7. Actually, I stand corrected. Gibson do have trademarks out for several of their distinctive body shapes, including the LP. Even some of their scratchplate shapes, headstock shapes and inlay patterns are trademarked. So, as much as it may rub some players and builders the wrong way, Gibson are entirely well within their legal right to go after whoever they want for infringing their trademarks. That will include anyone building copies of LPs, Explorers, Vees, 335s, or using their headstock shape on their own builds, Note also that the trademark is for the shapes, so that means you'll be infringing on their copyrighted material if you build a SG but throw a Floyd Rose, 4 single coil pickups, an inline-6 reverse headstock and a dayglo yellow paint finish on it. The underlying silhouette is still an SG, so you're fair game for their lawyers if they see fit. Not from what I can see. Gibson still seems to be right at the top (a more recent report here too) alongside Fender. People still appear to be buying their products just fine. I'd be curious to see what adapting to the market would actually entails for Gibson, or Fender for that matter. Players are notoriously myopic when it comes to the big two brands in guitars. Don't mess with my Strat, Tele or LP. Gibson already have the low-cost alternative to their product line with Epiphone, so it would be highly unlikely that they'd introduce a Chinese/Korean/Indonesian-based line to try and rope in the budget-end of their own market. Similarly, introducing a truly up-to-date version of some of those iconic big axes is highly likely to receive significant market pushback from the public. Historically guitarists don't like it when you mess with the established norms too much. A headless, ergonomically-designed reboot of the LP is guaranteed to fall flat before it even gets off the drawing board. If we played guitars like we drove cars, we'd all still be getting around in Oldsmobiles
  8. Personally I don't think you're likely to be chased for building Tele/Strat style stuff. As @mistermikev linked to above, the legal precedent was set some time back that essentially noted that the body shapes in question had been used by so many for so long that they had become too generic to defend as being immediately and solely identifiable as Fender's property. A claim by Gibson for a similar argument will probably fall the same way. I missed the original video before it was pulled, but the commentary that remains is revealing enough. In all likelihood it was a poorly timed and worded PR campaign designed to reinforce the importance of Gibson being the first and only source of the real Les Paul/Flying V/Explorer etc. The fact that it has been pulled only days after being launched with apparently no official comment from Gibson also gives the impression of it perhaps being released before it went through proper channels and signoffs before publication. Even so, I can't blame Gibson (or Fender, or anyone else) for feeling hard done by that their most recognisable products are so widely copied, sometimes to a degree that it makes you wonder if some people shouldn't just buy the original guitar. Maybe their video wasn't the most eloquent way of expressing their frustration and trying to win back the purchasing public to the 'genuine article', but I can sympathise with their intent.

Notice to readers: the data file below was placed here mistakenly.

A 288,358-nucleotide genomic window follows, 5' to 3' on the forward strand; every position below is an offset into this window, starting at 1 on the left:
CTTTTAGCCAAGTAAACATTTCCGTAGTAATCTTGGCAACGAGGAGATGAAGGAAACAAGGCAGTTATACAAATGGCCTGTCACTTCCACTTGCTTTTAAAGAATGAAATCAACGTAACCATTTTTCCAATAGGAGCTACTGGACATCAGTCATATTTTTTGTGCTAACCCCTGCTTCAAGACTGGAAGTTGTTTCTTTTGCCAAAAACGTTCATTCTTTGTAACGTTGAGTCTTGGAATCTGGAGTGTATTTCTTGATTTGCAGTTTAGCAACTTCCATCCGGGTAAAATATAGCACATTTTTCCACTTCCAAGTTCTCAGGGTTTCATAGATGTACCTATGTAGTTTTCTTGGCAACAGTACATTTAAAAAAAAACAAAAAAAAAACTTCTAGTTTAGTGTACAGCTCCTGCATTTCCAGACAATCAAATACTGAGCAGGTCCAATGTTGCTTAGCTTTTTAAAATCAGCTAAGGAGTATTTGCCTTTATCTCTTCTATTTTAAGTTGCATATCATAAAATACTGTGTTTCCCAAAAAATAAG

9. There are a few CNC-capable builders here on the forum, but it will help if you can let us know where you're located. Be aware that unless your inlay consists of basic shapes (circles, squares, rectangles etc) it may be quite labour-intensive ($$$) to reverse-engineer the pockets to match the the inlay shapes. CNC inlay is normally done when the original design patterns and files for both the pocket and inlay shapes are available to the CNC operator. This is probably a reason why it might be hard to find a service on Google that will do it for you. If you just took delivery of a pre-fab custom inlay set the normal expectation would be that you'd freehand the pockets to match each piece. In that respect you may have better luck finding a luthier with a good reputation for inlay work who could do it for you.
  10. OK, I had assumed you were accessing the GOTM section of the forum rather than the GOTM section on the main page. I suspect it's to do with our migrating between forum software versions. Will see if our resident IT masterminds have anything to say about the issue.
  11. Are you still having issues with this? There has been a gradual roll-out of some upgrades to the forum software which may have impacted certain areas of the forum, but I can't see any issues with the GOTM pages myself.
  12. Fair enough. Can't say I agree with the logic behind what's going on, but if it works for you then all good. Now, the tonal differences due to left-hand thread pickup slugs in the southern hemisphere vs northern. That's an easy one
  13. So judging by your video, you're still seeing at least the D and G strings go sharp, and perhaps the B a hair flat after some pretty serious bar usage. That's about on par with what I experienced with all my non-locking trem-equipped guitars, claw angled or not. I'd still be curious to see what difference it makes with the claw straight in your case. That should just be a case of putting a few turns on the treble side and taking a few off the bass. You could even do something totally heretical and angle the claw the opposite way Carl advocates and see what that does too. I'm still struggling to see what angling the claw does to improve tuning on what appears to be individual strings. In your case you seem to be getting tuning issues on a couple of strings (which is what I would have expected for a non-locking trem). If you were having tuning problems due to overall spring vs string tension I would've thought it would affect the whole bridge, not certain strings. The other thing that struck me last night while nodding off to sleep is that CVs angling technique actually doesn't equalise the pressure exerted on the outer fulrum points at all; it actually does the opposite. The bass strings exert the most tension and his logic is to put more spring tension on the bass-side to compensate. But this also makes the bass-side fulcrum screw see more pressure than the treble. So I've got no idea what's going on.